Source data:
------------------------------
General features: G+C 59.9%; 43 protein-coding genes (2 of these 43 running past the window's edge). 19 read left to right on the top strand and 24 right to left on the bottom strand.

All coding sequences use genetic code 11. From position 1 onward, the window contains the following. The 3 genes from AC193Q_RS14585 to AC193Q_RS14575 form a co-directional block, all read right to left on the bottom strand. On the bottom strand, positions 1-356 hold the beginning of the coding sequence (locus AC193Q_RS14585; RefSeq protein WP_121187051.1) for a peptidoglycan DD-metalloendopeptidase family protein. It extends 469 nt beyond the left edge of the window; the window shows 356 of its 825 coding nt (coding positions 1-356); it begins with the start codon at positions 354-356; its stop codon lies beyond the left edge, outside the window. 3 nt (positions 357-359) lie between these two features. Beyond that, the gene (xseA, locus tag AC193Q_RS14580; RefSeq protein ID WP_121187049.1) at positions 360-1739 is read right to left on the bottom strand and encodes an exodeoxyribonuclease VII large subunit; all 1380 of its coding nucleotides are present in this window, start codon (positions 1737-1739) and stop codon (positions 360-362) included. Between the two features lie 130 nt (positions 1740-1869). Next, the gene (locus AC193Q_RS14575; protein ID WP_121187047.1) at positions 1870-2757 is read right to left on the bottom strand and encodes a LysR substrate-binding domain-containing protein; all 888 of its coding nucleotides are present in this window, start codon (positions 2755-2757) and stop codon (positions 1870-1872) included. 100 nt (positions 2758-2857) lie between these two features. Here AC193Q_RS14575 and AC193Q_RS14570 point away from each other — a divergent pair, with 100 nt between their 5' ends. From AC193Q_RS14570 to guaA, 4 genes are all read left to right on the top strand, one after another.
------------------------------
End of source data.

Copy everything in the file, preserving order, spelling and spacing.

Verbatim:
General features: G+C 59.9%; 43 protein-coding genes (2 of these 43 running past the window's edge). 19 read left to right on the top strand and 24 right to left on the bottom strand.

All coding sequences use genetic code 11. From position 1 onward, the window contains the following. The 3 genes from AC193Q_RS14585 to AC193Q_RS14575 form a co-directional block, all read right to left on the bottom strand. On the bottom strand, positions 1-356 hold the beginning of the coding sequence (locus AC193Q_RS14585; RefSeq protein WP_121187051.1) for a peptidoglycan DD-metalloendopeptidase family protein. It extends 469 nt beyond the left edge of the window; the window shows 356 of its 825 coding nt (coding positions 1-356); it begins with the start codon at positions 354-356; its stop codon lies beyond the left edge, outside the window. 3 nt (positions 357-359) lie between these two features. Beyond that, the gene (xseA, locus tag AC193Q_RS14580; RefSeq protein ID WP_121187049.1) at positions 360-1739 is read right to left on the bottom strand and encodes an exodeoxyribonuclease VII large subunit; all 1380 of its coding nucleotides are present in this window, start codon (positions 1737-1739) and stop codon (positions 360-362) included. Between the two features lie 130 nt (positions 1740-1869). Next, the gene (locus AC193Q_RS14575; protein ID WP_121187047.1) at positions 1870-2757 is read right to left on the bottom strand and encodes a LysR substrate-binding domain-containing protein; all 888 of its coding nucleotides are present in this window, start codon (positions 2755-2757) and stop codon (positions 1870-1872) included. 100 nt (positions 2758-2857) lie between these two features. Here AC193Q_RS14575 and AC193Q_RS14570 point away from each other — a divergent pair, with 100 nt between their 5' ends. From AC193Q_RS14570 to guaA, 4 genes are all read left to right on the top strand, one after another.